There is, however, no constitutional basis for attacking contribution limits on the ground that they are too high. Congress has no constitutional obligation to limit contributions at all; and if Congress concludes that allowing contributions of a certain amount does not create an undue risk of corruption or the appearance of corruption, a candidate who

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wishes to restrict an opponent's fundraising cannot argue that the Constitution demands that contributions be regulated more strictly. Consequently, if [the Millionaire's Amendment's] elevated contribution limits applied across the board, Davis would not have any basis for challenging those limits.

Id. at 737, 128 S.Ct. 2759 (internal quotations marks and citations omitted).

The Act's waiver provisions are materially identical to the hypothetical version of the Millionaire's Amendment that the Supreme Court said it would uphold— a version that raises the contribution limits for all candidates when a certain spending threshold is exceeded. If the hypothetical statute rendered the otherwise applicable contribution limits fatally underinclusive or impermissibly conditioned one candidate's speech on the choices made by others, Davis would not have approved it. It follows that the Act's waiver provisions do not render constitutionally infirm the limits that the Act imposes on individual and PAC contributions to candidates.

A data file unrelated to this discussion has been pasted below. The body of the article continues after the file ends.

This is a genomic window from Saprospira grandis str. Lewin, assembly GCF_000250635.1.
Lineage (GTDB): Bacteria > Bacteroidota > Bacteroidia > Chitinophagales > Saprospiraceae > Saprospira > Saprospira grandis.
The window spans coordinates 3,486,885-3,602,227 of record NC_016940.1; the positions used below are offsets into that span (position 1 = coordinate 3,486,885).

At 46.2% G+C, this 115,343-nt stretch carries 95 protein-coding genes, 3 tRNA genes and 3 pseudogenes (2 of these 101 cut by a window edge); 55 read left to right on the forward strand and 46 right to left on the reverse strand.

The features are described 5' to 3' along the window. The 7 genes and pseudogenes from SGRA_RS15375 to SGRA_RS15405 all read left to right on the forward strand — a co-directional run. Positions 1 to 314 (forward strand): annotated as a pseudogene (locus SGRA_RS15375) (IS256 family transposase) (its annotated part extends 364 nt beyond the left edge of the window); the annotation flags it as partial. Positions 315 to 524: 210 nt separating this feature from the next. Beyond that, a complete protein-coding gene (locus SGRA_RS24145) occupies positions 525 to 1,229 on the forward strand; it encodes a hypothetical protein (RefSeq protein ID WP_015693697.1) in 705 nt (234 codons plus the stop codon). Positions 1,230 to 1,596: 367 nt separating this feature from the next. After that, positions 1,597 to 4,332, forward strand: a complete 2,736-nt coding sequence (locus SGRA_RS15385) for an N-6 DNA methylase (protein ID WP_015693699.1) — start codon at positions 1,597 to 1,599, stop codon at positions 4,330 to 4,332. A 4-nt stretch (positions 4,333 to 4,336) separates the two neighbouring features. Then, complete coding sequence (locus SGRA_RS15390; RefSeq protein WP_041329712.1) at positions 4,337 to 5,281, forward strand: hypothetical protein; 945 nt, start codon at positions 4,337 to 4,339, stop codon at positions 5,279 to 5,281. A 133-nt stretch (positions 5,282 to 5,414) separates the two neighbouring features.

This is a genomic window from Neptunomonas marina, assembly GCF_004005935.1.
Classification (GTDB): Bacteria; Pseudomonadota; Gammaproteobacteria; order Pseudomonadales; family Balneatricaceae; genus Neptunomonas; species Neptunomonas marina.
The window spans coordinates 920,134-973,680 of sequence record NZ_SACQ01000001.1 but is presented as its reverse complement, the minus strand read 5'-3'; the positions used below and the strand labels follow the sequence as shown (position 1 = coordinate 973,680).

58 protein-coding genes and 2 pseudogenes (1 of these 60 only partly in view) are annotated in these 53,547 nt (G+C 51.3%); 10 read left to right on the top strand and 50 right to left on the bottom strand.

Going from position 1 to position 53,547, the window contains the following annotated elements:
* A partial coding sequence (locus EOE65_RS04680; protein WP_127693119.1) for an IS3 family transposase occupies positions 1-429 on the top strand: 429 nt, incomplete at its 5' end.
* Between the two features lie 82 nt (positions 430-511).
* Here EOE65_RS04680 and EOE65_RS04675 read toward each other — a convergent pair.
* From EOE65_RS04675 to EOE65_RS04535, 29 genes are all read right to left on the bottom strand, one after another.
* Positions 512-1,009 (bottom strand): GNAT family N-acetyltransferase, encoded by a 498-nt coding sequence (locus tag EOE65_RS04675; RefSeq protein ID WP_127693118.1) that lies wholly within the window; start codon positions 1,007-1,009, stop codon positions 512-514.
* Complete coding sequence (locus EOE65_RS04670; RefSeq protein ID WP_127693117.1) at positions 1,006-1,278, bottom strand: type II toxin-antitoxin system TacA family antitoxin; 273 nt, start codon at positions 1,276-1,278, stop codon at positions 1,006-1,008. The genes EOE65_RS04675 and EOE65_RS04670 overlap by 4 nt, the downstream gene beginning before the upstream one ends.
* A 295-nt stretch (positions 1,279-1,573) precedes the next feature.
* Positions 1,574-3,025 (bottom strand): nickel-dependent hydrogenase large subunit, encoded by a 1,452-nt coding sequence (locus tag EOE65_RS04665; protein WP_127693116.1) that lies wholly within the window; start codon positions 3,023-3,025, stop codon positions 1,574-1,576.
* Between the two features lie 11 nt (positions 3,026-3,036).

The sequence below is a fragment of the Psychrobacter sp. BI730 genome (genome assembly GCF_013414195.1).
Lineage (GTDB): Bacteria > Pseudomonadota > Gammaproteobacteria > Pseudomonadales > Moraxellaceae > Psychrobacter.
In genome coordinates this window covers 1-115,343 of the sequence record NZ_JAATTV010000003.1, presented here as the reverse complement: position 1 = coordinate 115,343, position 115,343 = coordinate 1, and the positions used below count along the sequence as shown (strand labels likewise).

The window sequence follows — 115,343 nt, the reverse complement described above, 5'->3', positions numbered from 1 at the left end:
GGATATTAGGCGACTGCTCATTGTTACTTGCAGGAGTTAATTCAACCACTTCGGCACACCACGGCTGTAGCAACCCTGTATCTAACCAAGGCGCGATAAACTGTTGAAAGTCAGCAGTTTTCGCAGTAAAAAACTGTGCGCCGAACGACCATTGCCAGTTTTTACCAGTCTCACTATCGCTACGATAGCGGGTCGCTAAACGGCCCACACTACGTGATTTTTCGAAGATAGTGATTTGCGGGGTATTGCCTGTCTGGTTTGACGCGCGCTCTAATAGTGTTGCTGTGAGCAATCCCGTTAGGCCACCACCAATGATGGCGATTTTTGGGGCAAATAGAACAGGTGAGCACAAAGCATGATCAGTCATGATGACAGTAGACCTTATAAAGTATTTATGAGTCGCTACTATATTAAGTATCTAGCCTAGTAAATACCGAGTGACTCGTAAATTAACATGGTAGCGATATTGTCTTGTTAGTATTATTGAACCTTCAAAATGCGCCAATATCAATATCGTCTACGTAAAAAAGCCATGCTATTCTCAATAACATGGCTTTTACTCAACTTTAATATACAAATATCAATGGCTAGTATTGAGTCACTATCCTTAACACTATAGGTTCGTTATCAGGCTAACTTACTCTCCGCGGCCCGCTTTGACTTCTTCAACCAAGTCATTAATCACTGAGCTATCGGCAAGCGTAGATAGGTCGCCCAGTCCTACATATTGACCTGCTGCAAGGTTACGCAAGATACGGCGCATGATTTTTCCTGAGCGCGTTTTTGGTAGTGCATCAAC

4. Whether the Limits on Individual Contributions to PACs are Rendered Invalid by the Higher Limit Imposed on Corporations, Labor Unions and Other Organizations

Finally, Plaintiffs contend that the Act violates the First Amendment rights of individuals by permitting corporations, labor unions, and other organizations to contribute twice as much as individuals to PACs ($10,000 vs. $5,000). The contention has no merit. In Buckley, the Supreme Court approved the imposition of lower contribution limits on individuals than on entities. See 424 U.S. at 35-36, 96 S.Ct. 612 (upholding provisions that imposed a $1,000 contribution limit on individuals and a $5,000 limit on PACs). Plaintiffs provide no basis to conclude that this component of Buckley is no longer good law. See Green Party of Conn., 616 F.3d at 199 (holding that Citizens United did not undermine the Supreme Court's precedents regarding the validity of contribution limits under the First Amendment).